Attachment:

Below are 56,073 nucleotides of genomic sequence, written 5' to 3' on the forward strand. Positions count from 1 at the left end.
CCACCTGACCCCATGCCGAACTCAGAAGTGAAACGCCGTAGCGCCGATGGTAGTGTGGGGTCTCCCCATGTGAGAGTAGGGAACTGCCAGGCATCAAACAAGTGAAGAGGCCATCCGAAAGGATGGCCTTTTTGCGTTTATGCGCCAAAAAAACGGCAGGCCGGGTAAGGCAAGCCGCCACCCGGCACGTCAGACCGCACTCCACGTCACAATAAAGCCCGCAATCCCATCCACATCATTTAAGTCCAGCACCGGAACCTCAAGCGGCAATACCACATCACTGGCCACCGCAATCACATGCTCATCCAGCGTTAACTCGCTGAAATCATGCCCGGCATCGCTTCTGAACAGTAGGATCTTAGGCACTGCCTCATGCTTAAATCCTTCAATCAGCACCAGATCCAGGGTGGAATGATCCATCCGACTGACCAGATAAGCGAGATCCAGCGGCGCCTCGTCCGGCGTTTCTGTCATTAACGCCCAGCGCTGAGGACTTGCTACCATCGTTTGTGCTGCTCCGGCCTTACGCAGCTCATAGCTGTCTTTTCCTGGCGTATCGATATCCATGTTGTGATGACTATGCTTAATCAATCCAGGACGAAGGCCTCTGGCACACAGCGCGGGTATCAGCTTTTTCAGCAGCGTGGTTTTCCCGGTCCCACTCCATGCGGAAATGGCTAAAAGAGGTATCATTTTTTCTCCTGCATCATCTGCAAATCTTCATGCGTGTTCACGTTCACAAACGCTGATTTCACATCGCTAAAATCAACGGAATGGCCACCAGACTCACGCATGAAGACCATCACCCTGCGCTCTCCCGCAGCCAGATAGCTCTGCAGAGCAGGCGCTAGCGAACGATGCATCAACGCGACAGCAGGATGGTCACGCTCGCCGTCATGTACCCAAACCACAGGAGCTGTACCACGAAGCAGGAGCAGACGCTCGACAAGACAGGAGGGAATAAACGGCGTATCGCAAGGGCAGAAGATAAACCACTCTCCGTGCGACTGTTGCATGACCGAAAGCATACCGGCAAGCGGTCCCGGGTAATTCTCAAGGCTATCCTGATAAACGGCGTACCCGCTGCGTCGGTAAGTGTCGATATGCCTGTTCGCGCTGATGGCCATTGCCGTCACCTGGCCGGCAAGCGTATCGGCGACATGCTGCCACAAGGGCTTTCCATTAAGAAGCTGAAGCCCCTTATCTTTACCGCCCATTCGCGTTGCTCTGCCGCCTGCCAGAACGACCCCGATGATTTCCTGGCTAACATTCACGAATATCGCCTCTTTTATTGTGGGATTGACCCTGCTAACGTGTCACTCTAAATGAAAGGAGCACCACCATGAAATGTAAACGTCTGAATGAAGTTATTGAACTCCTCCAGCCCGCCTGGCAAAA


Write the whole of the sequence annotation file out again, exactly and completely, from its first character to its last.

Below are 56,073 nucleotides of genomic sequence, written 5' to 3' on the forward strand. Positions count from 1 at the left end.
CCACCTGACCCCATGCCGAACTCAGAAGTGAAACGCCGTAGCGCCGATGGTAGTGTGGGGTCTCCCCATGTGAGAGTAGGGAACTGCCAGGCATCAAACAAGTGAAGAGGCCATCCGAAAGGATGGCCTTTTTGCGTTTATGCGCCAAAAAAACGGCAGGCCGGGTAAGGCAAGCCGCCACCCGGCACGTCAGACCGCACTCCACGTCACAATAAAGCCCGCAATCCCATCCACATCATTTAAGTCCAGCACCGGAACCTCAAGCGGCAATACCACATCACTGGCCACCGCAATCACATGCTCATCCAGCGTTAACTCGCTGAAATCATGCCCGGCATCGCTTCTGAACAGTAGGATCTTAGGCACTGCCTCATGCTTAAATCCTTCAATCAGCACCAGATCCAGGGTGGAATGATCCATCCGACTGACCAGATAAGCGAGATCCAGCGGCGCCTCGTCCGGCGTTTCTGTCATTAACGCCCAGCGCTGAGGACTTGCTACCATCGTTTGTGCTGCTCCGGCCTTACGCAGCTCATAGCTGTCTTTTCCTGGCGTATCGATATCCATGTTGTGATGACTATGCTTAATCAATCCAGGACGAAGGCCTCTGGCACACAGCGCGGGTATCAGCTTTTTCAGCAGCGTGGTTTTCCCGGTCCCACTCCATGCGGAAATGGCTAAAAGAGGTATCATTTTTTCTCCTGCATCATCTGCAAATCTTCATGCGTGTTCACGTTCACAAACGCTGATTTCACATCGCTAAAATCAACGGAATGGCCACCAGACTCACGCATGAAGACCATCACCCTGCGCTCTCCCGCAGCCAGATAGCTCTGCAGAGCAGGCGCTAGCGAACGATGCATCAACGCGACAGCAGGATGGTCACGCTCGCCGTCATGTACCCAAACCACAGGAGCTGTACCACGAAGCAGGAGCAGACGCTCGACAAGACAGGAGGGAATAAACGGCGTATCGCAAGGGCAGAAGATAAACCACTCTCCGTGCGACTGTTGCATGACCGAAAGCATACCGGCAAGCGGTCCCGGGTAATTCTCAAGGCTATCCTGATAAACGGCGTACCCGCTGCGTCGGTAAGTGTCGATATGCCTGTTCGCGCTGATGGCCATTGCCGTCACCTGGCCGGCAAGCGTATCGGCGACATGCTGCCACAAGGGCTTTCCATTAAGAAGCTGAAGCCCCTTATCTTTACCGCCCATTCGCGTTGCTCTGCCGCCTGCCAGAACGACCCCGATGATTTCCTGGCTAACATTCACGAATATCGCCTCTTTTATTGTGGGATTGACCCTGCTAACGTGTCACTCTAAATGAAAGGAGCACCACCATGAAATGTAAACGTCTGAATGAAGTTATTGAACTCCTCCAGCCCGCCTGGCAAAA